Barth delivers a slim postmodern novel about—what else?—a postmodern novelist experiencing a series of uncanny coincidences and visions.
Narrator G.I. Newett (try saying it aloud) and his wife Amanda, a poet, both teach at Stratford College, a small liberal arts school on Maryland’s Eastern Shore, when weird things start to happen. First, their home is destroyed by a tornado. Then, on a subsequent trip to Europe (in the “other” Stratford, no less), Newett experiences a fall that has all the self-conscious theological resonance Barth can ring from it. What the narrator calls his Accidental Head-Bang occurs on September 22, 2007, not so coincidentally Newitt’s 77th birthday (or the 77th anniversary of his “expulsion from the maternal womb," as he puts it), Yom Kippur and the autumnal equinox. Then begins a series of “post-equinoctial visions,” as well as meditations on those visions, that take Newett back to childhood memories of his best friend Ned Prosper. Newitt relives his early adolescent fumblings, free-wheeling camping trips that involve partner-swapping with Ned and his girlfriend, his short-lived relationship with his first wife and the cultural landscape of the past four decades. The narrative takes place in both past and present, the latter conveyed through generous dialogue with Amanda, a partner every bit as intelligent and sharp-witted as the narrator himself. The brilliance of the novel emerges through Newett’s quirky word play (his reference to the “autumnal equi-knocks," for example, or his discovery that he’s a “'maker-upper, not a tell-aller’”). Eventually he decides to complete the prematurely deceased Ned’s unfinished novel—called Every Third Thought.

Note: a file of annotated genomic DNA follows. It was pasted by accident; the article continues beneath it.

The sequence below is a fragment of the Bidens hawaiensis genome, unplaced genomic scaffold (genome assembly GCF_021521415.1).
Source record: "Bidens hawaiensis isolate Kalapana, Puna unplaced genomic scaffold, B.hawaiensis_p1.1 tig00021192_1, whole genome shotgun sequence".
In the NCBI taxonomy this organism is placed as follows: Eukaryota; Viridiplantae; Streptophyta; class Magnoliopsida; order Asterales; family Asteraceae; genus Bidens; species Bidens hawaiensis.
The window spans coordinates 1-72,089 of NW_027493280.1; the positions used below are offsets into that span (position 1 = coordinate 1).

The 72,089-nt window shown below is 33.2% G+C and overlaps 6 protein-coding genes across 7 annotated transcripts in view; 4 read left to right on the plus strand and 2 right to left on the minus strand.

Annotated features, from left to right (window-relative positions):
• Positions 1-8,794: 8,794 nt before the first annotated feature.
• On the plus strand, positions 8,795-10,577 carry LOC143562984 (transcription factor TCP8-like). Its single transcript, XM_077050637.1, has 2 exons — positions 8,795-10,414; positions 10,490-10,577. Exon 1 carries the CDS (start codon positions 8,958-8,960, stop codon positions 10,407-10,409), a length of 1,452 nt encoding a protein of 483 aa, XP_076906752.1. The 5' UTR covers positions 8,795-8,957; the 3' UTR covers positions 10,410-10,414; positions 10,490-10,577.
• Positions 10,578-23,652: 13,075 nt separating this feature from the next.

Idiosyncratic, outlandish—and a good read.